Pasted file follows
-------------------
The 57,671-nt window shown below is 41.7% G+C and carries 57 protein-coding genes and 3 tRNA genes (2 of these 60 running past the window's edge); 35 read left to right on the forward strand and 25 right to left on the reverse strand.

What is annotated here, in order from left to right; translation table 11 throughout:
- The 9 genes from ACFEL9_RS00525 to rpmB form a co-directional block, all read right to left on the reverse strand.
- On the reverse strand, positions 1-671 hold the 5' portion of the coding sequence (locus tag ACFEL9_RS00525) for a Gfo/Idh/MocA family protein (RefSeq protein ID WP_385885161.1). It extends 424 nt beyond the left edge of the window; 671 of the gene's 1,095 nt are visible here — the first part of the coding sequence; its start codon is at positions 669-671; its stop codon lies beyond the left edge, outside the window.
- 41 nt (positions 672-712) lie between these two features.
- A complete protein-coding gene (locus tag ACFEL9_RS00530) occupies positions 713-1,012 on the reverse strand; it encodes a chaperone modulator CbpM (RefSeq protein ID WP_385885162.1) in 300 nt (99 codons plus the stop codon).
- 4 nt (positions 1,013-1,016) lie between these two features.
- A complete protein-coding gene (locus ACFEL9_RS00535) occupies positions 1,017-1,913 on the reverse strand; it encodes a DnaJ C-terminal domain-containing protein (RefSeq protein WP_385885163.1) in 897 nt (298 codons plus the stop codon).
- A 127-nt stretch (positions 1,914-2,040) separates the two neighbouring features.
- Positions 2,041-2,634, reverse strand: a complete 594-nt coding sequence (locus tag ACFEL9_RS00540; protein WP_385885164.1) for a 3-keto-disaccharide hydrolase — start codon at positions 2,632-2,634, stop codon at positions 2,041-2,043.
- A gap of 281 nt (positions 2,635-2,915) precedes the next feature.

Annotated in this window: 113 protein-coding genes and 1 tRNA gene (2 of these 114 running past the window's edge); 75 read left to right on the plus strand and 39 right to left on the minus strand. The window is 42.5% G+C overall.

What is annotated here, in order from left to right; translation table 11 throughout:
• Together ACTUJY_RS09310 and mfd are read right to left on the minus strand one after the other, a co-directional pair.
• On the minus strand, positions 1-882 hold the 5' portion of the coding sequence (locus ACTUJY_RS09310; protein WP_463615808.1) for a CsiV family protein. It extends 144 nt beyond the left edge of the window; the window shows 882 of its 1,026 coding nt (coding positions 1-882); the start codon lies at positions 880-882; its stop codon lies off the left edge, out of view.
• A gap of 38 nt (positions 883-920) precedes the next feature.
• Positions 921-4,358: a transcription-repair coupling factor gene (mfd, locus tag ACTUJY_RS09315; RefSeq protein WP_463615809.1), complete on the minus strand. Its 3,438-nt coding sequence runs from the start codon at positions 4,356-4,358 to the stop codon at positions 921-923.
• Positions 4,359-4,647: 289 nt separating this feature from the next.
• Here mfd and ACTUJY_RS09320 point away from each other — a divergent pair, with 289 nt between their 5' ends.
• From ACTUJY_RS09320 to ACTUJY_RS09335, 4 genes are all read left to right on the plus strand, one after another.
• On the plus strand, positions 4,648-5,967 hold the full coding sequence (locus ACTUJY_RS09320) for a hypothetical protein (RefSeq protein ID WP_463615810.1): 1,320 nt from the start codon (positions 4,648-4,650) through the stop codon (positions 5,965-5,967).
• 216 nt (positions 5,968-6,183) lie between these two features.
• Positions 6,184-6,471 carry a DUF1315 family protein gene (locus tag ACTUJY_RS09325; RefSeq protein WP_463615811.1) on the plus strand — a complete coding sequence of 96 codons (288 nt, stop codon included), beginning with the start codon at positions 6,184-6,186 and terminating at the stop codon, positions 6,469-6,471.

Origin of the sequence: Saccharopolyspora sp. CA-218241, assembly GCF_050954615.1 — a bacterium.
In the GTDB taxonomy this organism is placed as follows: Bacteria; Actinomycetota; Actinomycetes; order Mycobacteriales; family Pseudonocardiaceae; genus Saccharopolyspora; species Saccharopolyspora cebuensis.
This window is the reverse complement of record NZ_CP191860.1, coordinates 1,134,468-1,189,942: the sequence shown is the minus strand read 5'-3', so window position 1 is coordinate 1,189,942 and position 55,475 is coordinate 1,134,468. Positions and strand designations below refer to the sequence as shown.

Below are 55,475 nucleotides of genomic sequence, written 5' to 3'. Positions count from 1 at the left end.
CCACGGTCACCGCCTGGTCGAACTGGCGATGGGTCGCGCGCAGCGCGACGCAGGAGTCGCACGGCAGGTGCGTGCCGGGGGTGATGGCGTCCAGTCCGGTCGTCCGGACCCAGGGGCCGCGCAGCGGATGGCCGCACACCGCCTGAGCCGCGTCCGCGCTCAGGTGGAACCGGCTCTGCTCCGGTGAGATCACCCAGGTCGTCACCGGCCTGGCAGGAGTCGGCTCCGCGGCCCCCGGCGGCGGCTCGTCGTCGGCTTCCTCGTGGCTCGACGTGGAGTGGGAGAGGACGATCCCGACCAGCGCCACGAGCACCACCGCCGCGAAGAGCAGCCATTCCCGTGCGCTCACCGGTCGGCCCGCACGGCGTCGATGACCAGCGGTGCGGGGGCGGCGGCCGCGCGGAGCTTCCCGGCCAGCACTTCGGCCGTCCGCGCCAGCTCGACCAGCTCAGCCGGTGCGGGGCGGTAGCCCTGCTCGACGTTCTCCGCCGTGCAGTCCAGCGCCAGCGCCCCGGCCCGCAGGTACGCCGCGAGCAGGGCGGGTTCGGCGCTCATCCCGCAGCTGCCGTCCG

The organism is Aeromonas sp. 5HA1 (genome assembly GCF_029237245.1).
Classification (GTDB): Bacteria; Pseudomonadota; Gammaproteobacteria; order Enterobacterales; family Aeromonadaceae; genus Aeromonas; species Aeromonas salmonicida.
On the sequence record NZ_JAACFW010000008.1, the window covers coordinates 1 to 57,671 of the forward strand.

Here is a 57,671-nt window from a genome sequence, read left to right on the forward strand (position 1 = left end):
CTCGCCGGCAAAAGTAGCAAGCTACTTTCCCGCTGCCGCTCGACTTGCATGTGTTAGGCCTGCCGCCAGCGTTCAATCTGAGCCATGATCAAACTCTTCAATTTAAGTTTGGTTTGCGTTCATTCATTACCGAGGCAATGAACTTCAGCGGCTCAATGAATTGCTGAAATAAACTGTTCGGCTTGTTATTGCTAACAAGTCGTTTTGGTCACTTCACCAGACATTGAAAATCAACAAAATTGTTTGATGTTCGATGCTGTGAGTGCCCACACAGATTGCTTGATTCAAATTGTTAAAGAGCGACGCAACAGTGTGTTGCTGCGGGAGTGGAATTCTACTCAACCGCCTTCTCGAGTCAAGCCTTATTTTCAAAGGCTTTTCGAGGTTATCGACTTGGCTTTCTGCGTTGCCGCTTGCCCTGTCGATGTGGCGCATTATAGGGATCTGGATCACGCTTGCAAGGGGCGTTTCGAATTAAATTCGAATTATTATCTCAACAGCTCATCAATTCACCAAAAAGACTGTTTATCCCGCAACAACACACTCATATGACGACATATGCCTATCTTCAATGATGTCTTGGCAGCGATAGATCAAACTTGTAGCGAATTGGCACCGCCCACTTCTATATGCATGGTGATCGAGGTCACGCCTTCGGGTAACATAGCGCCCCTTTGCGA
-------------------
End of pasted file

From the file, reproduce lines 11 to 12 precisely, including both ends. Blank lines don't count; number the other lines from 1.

- A gap of 281 nt (positions 2,635-2,915) precedes the next feature.

Annotated in this window: 113 protein-coding genes and 1 tRNA gene (2 of these 114 running past the window's edge); 75 read left to right on the plus strand and 39 right to left on the minus strand. The window is 42.5% G+C overall.